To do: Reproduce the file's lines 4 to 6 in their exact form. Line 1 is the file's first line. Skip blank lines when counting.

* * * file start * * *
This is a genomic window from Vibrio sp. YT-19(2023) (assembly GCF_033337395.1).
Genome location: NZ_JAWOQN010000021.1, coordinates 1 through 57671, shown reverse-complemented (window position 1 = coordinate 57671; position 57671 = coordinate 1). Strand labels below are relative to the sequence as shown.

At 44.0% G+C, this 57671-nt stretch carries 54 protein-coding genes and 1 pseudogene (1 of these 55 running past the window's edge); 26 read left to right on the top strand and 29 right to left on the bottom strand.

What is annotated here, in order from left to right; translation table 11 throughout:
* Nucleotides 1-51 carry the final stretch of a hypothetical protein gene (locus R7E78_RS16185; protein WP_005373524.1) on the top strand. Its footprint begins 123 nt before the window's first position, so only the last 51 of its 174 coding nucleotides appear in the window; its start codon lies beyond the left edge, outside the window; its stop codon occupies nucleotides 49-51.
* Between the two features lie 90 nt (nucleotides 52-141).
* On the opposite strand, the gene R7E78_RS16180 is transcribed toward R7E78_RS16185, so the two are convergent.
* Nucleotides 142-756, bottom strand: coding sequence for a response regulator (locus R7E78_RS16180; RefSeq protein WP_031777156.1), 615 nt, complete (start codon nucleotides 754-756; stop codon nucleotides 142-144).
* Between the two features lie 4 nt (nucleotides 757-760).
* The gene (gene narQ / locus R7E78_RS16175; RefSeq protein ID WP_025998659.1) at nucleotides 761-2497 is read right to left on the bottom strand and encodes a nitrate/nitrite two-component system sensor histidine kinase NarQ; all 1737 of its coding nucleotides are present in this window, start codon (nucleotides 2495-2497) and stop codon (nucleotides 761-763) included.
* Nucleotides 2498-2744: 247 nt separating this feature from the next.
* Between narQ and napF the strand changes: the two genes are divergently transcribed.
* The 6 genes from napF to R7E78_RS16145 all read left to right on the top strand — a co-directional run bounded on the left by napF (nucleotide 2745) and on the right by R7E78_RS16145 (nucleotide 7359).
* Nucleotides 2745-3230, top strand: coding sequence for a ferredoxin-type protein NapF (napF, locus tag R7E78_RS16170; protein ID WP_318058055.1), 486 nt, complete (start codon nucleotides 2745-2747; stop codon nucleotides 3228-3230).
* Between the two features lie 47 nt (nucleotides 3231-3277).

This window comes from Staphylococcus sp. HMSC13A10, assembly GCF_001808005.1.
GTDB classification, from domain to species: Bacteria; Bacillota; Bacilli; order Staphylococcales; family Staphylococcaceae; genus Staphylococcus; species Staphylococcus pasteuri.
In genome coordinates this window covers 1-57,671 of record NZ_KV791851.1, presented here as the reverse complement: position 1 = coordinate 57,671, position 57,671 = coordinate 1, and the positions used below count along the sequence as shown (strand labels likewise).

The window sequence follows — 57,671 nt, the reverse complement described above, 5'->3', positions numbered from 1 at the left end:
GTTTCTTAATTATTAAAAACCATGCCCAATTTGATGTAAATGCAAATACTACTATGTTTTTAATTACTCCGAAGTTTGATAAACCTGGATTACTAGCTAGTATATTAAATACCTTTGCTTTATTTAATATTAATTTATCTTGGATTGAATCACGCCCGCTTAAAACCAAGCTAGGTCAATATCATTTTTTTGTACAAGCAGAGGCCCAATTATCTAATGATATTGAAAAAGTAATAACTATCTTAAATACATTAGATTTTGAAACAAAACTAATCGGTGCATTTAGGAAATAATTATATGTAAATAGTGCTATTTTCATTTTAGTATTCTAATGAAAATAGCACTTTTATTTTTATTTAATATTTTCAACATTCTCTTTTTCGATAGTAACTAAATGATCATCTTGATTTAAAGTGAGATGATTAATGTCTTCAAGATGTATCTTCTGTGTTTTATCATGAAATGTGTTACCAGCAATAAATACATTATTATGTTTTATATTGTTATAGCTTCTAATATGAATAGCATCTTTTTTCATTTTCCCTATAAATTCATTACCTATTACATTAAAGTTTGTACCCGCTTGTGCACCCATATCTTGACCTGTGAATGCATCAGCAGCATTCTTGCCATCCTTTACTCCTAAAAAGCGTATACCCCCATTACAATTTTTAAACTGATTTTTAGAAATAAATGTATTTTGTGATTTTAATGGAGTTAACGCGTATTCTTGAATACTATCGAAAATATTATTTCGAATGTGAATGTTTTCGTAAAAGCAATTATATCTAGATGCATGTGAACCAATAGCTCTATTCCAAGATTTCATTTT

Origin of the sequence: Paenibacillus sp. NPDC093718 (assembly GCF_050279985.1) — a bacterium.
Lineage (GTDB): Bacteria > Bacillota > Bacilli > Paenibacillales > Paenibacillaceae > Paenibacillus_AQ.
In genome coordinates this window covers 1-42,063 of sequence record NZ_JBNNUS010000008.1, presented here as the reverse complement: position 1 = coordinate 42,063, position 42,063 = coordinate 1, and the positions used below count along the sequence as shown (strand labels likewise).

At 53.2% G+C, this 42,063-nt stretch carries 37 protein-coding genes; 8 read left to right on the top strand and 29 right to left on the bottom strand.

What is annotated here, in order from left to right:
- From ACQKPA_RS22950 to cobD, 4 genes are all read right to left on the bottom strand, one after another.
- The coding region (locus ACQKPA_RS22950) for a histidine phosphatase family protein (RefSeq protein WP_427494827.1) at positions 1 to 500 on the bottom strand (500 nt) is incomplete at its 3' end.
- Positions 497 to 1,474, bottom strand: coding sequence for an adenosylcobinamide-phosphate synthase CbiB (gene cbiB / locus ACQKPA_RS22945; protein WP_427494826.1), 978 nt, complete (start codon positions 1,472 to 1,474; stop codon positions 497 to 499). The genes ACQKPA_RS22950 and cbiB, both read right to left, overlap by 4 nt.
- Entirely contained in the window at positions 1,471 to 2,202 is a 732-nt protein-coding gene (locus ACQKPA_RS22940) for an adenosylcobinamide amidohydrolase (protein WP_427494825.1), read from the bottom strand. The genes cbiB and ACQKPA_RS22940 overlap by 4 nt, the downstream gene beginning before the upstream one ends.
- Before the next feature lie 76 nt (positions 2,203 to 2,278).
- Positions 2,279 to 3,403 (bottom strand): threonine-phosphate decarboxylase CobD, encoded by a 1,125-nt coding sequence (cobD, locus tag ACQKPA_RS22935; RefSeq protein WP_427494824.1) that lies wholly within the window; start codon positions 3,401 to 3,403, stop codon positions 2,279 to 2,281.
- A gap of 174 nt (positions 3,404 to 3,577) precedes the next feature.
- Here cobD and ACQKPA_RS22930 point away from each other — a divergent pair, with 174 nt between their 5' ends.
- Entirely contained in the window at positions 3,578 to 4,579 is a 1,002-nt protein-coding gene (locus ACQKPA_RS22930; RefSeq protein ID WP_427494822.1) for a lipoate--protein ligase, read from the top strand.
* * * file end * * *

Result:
What is annotated here, in order from left to right; translation table 11 throughout:
* Nucleotides 1-51 carry the final stretch of a hypothetical protein gene (locus R7E78_RS16185; protein WP_005373524.1) on the top strand. Its footprint begins 123 nt before the window's first position, so only the last 51 of its 174 coding nucleotides appear in the window; its start codon lies beyond the left edge, outside the window; its stop codon occupies nucleotides 49-51.
* Between the two features lie 90 nt (nucleotides 52-141).